In order to protect its position in North America, in October 1651 the Parliament of the Commonwealth of England passed the first of the Navigation Acts, which mandated that all goods imported into England must be carried by English ships or vessels from the exporting countries, thus excluding (mostly Dutch) middlemen. This typical mercantilist measure as such did not hurt the Dutch much as the English trade was relatively unimportant to them, but it was used by the many pirates operating from British territory as an ideal pretext to legally take any Dutch ship they encountered. The Dutch responded to the growing intimidation by enlisting large numbers of armed merchantmen into their navy. The English, trying to revive an ancient right they perceived they had to be recognised as the 'lords of the seas', demanded that other ships strike their flags in salute to their ships, even in foreign ports. On 29 May 1652, Lieutenant-Admiral Maarten Tromp refused to show the respectful haste expected in lowering his flag to salute an encountered English fleet. This resulted in a skirmish, the Battle of Goodwin Sands, after which the Commonwealth declared war on 10 July.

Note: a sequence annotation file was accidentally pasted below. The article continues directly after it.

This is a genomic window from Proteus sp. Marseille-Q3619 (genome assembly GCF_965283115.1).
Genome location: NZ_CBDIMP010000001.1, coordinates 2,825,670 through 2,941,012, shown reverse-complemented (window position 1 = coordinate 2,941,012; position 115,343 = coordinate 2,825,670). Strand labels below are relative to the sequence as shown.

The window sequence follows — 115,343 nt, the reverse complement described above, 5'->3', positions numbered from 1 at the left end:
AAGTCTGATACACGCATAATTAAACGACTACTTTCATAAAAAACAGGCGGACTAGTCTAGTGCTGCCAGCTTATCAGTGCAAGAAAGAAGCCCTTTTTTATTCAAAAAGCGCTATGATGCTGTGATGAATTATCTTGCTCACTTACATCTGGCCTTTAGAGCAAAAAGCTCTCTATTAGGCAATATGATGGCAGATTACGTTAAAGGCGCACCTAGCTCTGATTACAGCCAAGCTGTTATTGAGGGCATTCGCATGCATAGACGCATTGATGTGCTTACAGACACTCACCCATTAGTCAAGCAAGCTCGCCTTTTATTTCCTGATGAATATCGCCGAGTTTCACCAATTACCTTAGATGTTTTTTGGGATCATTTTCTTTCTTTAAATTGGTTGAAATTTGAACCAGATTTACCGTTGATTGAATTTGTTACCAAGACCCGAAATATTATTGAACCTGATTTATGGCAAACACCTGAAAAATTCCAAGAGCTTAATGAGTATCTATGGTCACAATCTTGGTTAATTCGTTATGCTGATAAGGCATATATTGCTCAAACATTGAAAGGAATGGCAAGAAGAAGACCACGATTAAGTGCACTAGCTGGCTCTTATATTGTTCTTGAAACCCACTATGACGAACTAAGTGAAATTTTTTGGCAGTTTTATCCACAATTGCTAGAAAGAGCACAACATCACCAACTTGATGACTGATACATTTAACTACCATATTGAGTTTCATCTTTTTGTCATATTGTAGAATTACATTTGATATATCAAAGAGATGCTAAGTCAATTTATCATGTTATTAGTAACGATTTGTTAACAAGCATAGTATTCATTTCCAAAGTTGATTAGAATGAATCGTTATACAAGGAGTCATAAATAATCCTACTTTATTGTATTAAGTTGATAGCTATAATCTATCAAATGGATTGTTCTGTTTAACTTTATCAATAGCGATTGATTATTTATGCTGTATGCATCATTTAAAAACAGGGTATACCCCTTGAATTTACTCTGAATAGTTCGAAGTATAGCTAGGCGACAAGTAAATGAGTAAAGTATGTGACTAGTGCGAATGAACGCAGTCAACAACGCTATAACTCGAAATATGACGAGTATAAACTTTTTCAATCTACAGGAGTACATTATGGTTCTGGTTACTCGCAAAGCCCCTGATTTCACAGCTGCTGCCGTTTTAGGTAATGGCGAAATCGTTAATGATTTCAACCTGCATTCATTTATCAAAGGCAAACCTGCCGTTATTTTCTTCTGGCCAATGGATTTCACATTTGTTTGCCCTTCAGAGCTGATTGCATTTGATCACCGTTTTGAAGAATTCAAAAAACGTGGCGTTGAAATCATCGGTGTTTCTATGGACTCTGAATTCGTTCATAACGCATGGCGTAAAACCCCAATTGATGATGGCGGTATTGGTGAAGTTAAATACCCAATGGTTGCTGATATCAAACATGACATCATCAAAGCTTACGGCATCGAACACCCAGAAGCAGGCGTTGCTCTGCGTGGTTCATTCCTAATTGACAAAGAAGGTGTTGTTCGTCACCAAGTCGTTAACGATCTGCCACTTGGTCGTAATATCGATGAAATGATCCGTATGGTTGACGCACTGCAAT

After some inconclusive minor fights the English were successful in the first major battle, General-at-sea Robert Blake defeating the Dutch Vice-Admiral Witte de With in the Battle of the Kentish Knock in October 1652. Believing that the war was all but over, the English divided their forces and in December were routed by the fleet of Lieutenant-Admiral Maarten Tromp at the Battle of Dungeness in the English Channel. The Dutch were also victorious in March 1653 at the Battle of Leghorn near Italy and had gained effective control of both the Mediterranean and the English Channel. Blake, recovering from an injury, rethought, together with George Monck, the whole system of naval tactics, and after the winter of 1653 used the line of battle, first to drive the Dutch navy out of the English Channel in the Battle of Portland and then out of the North Sea in the Battle of the Gabbard. The Dutch were unable to effectively resist as the States-General of the Netherlands had not in time heeded the warnings of their admirals that much larger warships were needed. In the final Battle of Scheveningen on 10 August 1653 Tromp was killed, a blow to Dutch morale, but the English had to end their blockade of the Dutch coast. As both nations were by now exhausted and Cromwell had dissolved the warlike Rump Parliament, ongoing peace negotiations could be brought to fruition, be it after many months of slow diplomatic exchanges.